Amy Klobuchar Says She Wants to Protect Obamacare—But Has Worked to Undermine It

Klobuchar has sold herself as a pragmatist who will expand healthcare while being “fiscally responsible.” But her record is one of siding with big business.

Branko Marcetic January 15, 2020

Klobuchar's attacks on Medicare for All follow a long record of defending the private healthcare industry. (Photo by Scott Olson/Getty Images)

In the ongo­ing intra-Demo­c­ra­t­ic Par­ty debate over the way for­ward on health­care, Sen. Amy Klobuchar (D‑Minn.) has staked out a cen­trist posi­tion, con­form­ing with her fine­ly honed image as a prac­ti­cal prag­ma­tist. Call­ing the Medicare for All bill cham­pi­oned by Sen. Bernie Sanders (I‑Vt.) a bad idea,” Klobuchar has refused to co-spon­sor it, posi­tion­ing her­self as an oppo­nent of sin­gle-pay­er who prefers instead to build on the work of the Afford­able Care Act.”

Klobuchar has repeatedly joined forces with Republicans to repeal key Obamacare taxes specifically instituted to ensure the plan’s ongoing fiscal responsibility.

In the Octo­ber Demo­c­ra­t­ic debate, Klobuchar told Sen. Eliz­a­beth War­ren (D‑Mass.) that we owe it to the Amer­i­can peo­ple to tell them where we’re going to send the invoice,” and urged Democ­rats not to trash Oba­macare.” She repeat­ed that point in Tues­day night’s debate, say­ing that to be prac­ti­cal and pro­gres­sive … you have to show how you’re going to pay for it.” Derid­ing her more pro­gres­sive rivals’ uni­ver­sal­ist poli­cies as things that sound good on a bumper stick­er” and promis­es of a free car,” Klobuchar insists Democ­rats have an oblig­a­tion as a par­ty to be, yes, fis­cal­ly respon­si­ble,” and be hon­est with [vot­ers] about what we can pay for.” Unsur­pris­ing­ly, Klobuchar has been a pro­po­nent of aus­tere pay-as-you-go” bud­get­ing rules since her first Sen­ate run in 2006, con­tin­u­ing to push the idea on the cam­paign trail in 2019.

As she makes this pitch, Klobuchar may well hope vot­ers stay unaware of some of her past votes on Oba­macare. Over the pre­vi­ous decade, Klobuchar has repeat­ed­ly joined forces with Repub­li­cans to repeal key Oba­macare tax­es specif­i­cal­ly insti­tut­ed to ensure the plan’s ongo­ing fis­cal respon­si­bil­i­ty, some­times against the wish­es of for­mer Pres­i­dent Barack Oba­ma. Some of these votes were viewed by both Repub­li­cans and the press as build­ing momen­tum for the dis­man­tling of Oba­macare, typ­i­cal­ly due to pres­sure from busi­ness inter­ests. And in an added irony, it was Sanders who typ­i­cal­ly vot­ed against those same repeals.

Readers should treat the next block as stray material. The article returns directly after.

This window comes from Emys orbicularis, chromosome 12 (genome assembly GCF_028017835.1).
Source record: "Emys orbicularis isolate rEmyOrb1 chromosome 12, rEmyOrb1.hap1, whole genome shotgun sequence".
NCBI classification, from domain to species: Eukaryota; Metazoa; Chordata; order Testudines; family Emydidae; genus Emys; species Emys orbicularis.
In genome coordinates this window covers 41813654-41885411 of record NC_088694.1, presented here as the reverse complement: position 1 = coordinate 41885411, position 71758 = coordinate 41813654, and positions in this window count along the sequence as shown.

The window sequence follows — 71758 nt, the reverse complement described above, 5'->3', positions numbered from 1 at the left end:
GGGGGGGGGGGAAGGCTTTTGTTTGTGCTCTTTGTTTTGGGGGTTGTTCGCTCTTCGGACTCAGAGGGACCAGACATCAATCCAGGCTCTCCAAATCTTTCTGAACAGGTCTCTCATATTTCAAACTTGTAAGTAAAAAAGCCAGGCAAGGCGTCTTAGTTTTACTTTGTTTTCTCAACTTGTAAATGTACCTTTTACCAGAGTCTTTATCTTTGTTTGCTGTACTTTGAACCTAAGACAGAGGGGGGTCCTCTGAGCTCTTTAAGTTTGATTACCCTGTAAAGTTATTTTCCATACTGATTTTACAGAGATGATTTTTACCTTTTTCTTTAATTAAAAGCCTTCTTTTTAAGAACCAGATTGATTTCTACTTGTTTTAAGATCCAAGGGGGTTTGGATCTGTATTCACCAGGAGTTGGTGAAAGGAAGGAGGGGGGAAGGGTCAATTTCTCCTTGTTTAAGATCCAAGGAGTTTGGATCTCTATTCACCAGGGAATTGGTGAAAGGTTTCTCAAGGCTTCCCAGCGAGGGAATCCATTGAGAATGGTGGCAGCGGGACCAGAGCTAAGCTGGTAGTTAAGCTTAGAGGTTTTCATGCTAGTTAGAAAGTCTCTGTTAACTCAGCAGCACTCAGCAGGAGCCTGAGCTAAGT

Sid­ing with big business 

In 2011, Klobuchar helped lead the effort to suc­cess­ful­ly repeal an aspect of Oba­macare for the very first time, bare­ly a year after the bill was signed into law. Requir­ing busi­ness­es to report on a tax form any time they paid a ven­dor or inde­pen­dent con­trac­tor $600 or more a year, the mea­sure was meant to raise $22 bil­lion over ten years, key to Obama’s promise that health­care reform would be fis­cal­ly respon­si­ble and reduce the deficit. Unfor­tu­nate­ly, it also proved unpop­u­lar with busi­ness owners.

Repeal­ing the mea­sure was an 8‑month-long effort — and Klobuchar led the way. Not only was she one of 12 Democ­rats to co-spon­sor the bill that ulti­mate­ly passed, but she and two oth­er Demo­c­ra­t­ic sen­a­tors — Nebraska’s Ben Nel­son and Washington’s Maria Cantwell — wrote then-Repub­li­can House Speak­er John Boehn­er a let­ter urg­ing him to have the Repub­li­can-con­trolled House repeal the pro­vi­sion so they could do the same in the Senate.

We have heard from small busi­ness men and women in our states who have voiced con­cern that this pro­vi­sion is bur­den­some and unnec­es­sary, and could poten­tial­ly under­mine our nation’s eco­nom­ic recov­ery,” Klobuchar, Nel­son and Cantwell wrote to Boehn­er. They added that the provision’s repeal would be an impor­tant and prac­ti­cal way to improve the Afford­able Care Act.”

Klobuchar first vot­ed for a repeal bill that would have plugged the result­ing fis­cal hole with unused fed­er­al funds. But the ver­sion that ulti­mate­ly passed, with the votes of Klobuchar and 86 oth­er sen­a­tors, dealt with this fund­ing gap instead by shift­ing the onus from busi­ness own­ers to ordi­nary tax­pay­ers. As a result, low-and mid­dle-income Amer­i­cans who unex­pect­ed­ly earned over a cer­tain income thresh­old were forced to pay back more of the law’s health insur­ance sub­si­dies than they had to pre­vi­ous­ly. Sanders, mean­while, vot­ed against both bills.

Despite sign­ing the bill into law in April 2011, the Oba­ma White House was far from thrilled with this cost off­set, declar­ing it had seri­ous con­cerns” about it, and charg­ing in a March State­ment of Admin­is­tra­tion Pol­i­cy that it would result in tax increas­es on cer­tain mid­dle-class fam­i­lies that incur unex­pect­ed tax lia­bil­i­ties.” In both the Sen­ate and the House, where 112 of 188 Democ­rats vot­ed against the mea­sure, many Democ­rats — includ­ing even more con­ser­v­a­tive mem­bers like Minor­i­ty Whip Ste­ny Hoy­er and Joe Crow­ley, who would be oust­ed from his seat by Alexan­dria Oca­sio-Cortez sev­en years lat­er — com­plained the mea­sure con­sti­tut­ed a tax increase on low­er- and mid­dle-income families.

The Con­sumers Union did the same, express­ing fear that this pro­pos­al would have a chill­ing effect on many fam­i­lies’ will­ing­ness to use the tax cred­its to pur­chase insur­ance,” and urg­ing the Sen­ate to find a bet­ter way of pay­ing for this change to the law with­out penal­iz­ing those fam­i­lies who can least afford it.” To soft­en the blow, Sen. Robert Menen­dez (D‑NJ) put for­ward an amend­ment that would have put a brake on pay­ing back the sub­si­dies if they were found to increase insur­ance pre­mi­ums or the num­ber of unin­sured indi­vid­u­als, which was defeat­ed by the votes of Klobuchar and 57 oth­er sen­a­tors. (Sanders vot­ed for it).